quicksilver: see mercury.

Harmful effects of mercury compounds. Manufacture of paints, various household items, and pesticides uses mercury; the finished product and the waste products released into air and water may contain mercury. The aquatic food chain can concentrate organic mercury compounds in fish and seafood, which, if eaten by humans, can affect the central nervous system, impairing muscle, vision, and cerebral function, leading to paralysis and sometimes death (see Minamata disease). Acute mercury poisoning causes severe digestive-tract inflammation. Mercury accumulates in the kidneys, causing uremia and death. Chronic poisoning, from occupational inhalation or skin absorption, causes metallic taste, oral inflammation, blue gum line, extremity pain and tremor, weight loss, and mental changes (depression and withdrawal). Drugs containing mercury can cause sensitivity reactions, sometimes fatal. In young children, acrodynia (pink disease) is probably caused by an organic mercury compound in house paints.

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or quicksilver

Metallic chemical element, chemical symbol Hg, atomic number 80. Mercury is the only elemental metal that is liquid at ordinary temperatures, with a freezing point of −38 °F (−39 °C) and a boiling point of 674 °F (356.9 °C). Silvery white, dense, toxic (see mercury poisoning), and a good conductor of electricity, mercury is occasionally found free in nature but usually occurs as the red sulfide ore, cinnabar (HgS). It has many uses—in dental and industrial amalgams, as a catalyst, in electrical and measuring apparatus and instruments (e.g., thermometers), as the cathode in electrolytic cells, in mercury-vapour lamps, and as a coolant and neutron absorber in nuclear power plants. Many of mercury's compounds, in which it has valence 1 or 2, are pigments, pesticides, and medicinals. It is a dangerous pollutant because it concentrates in animal tissues in increasing amounts up the food chain.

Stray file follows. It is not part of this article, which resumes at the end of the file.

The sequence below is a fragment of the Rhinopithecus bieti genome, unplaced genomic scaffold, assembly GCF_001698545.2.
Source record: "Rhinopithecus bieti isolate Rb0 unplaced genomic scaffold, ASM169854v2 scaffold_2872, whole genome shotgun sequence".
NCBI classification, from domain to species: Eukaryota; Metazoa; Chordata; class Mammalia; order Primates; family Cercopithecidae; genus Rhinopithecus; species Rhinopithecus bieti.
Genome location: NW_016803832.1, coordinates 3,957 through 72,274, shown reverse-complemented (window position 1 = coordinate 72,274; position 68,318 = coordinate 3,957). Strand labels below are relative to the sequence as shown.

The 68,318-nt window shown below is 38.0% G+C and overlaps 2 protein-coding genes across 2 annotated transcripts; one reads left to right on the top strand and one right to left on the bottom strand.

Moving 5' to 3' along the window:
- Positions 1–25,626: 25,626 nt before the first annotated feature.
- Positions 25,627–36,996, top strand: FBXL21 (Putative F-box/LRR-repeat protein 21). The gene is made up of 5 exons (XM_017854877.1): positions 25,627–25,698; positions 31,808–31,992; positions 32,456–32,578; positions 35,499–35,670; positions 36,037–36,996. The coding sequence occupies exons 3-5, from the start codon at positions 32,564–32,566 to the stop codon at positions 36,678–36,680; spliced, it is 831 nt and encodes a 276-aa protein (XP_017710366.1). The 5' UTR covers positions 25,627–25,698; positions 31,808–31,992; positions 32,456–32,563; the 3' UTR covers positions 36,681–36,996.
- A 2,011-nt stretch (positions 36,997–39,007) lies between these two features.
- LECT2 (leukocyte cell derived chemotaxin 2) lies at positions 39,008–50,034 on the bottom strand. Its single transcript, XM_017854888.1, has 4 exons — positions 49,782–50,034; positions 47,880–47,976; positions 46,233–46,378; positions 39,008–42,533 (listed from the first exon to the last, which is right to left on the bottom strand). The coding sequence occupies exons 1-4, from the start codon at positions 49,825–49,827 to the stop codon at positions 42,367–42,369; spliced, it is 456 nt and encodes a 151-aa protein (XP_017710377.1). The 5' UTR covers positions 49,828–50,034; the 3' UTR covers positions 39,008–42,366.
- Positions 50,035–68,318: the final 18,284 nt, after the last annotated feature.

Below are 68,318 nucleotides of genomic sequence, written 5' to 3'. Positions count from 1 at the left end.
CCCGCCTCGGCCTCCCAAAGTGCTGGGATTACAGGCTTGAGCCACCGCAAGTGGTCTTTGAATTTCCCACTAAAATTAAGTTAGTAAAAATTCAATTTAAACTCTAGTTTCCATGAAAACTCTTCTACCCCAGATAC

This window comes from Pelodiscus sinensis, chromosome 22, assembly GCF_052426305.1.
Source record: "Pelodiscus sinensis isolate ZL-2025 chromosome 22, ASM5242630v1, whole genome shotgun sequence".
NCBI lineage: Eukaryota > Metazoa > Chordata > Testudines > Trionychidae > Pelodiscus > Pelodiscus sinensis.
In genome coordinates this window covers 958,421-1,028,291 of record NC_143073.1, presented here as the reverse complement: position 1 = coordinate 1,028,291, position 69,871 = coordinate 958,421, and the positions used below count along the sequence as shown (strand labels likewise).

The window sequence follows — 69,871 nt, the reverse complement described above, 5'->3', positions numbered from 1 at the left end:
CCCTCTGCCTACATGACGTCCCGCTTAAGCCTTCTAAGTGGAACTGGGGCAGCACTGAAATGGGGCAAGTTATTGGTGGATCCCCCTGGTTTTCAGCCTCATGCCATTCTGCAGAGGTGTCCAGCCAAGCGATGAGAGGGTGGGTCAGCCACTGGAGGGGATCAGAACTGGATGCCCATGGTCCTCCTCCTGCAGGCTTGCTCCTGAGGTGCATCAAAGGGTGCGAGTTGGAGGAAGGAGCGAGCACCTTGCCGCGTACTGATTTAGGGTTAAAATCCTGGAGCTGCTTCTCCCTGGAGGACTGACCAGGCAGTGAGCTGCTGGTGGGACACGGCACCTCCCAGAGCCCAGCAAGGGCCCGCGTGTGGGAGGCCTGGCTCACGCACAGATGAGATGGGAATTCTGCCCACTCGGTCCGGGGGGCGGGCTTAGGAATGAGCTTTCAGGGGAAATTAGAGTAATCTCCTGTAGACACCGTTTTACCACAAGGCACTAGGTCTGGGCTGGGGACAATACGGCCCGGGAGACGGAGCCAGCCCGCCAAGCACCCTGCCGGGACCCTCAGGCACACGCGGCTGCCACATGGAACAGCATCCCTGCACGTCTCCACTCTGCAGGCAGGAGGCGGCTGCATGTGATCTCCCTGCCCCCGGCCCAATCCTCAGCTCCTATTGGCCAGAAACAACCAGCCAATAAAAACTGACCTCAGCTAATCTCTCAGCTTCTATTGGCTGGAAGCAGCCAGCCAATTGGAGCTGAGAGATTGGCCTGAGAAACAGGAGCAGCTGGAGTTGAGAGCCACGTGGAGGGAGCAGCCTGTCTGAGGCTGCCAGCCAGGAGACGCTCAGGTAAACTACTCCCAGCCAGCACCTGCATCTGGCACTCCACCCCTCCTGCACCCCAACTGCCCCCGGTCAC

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First series of U.S. manned spaceflights (1961–63), which began about three weeks after Yury A. Gagarin became the first human in space. In May 1961 Alan B. Shepard rode the first Mercury space capsule, Freedom 7, on a 15-minute, 302-mi (486-km) suborbital flight, attaining a maximum altitude of 116 mi (186 km). The first U.S. manned flight in orbit was that of the Friendship 7, carrying John H. Glenn, Jr., in February 1962; it completed three orbits. The last Mercury flight, Faith 7, launched in May 1963, was the longest, making 22 orbits in about 34 hours.

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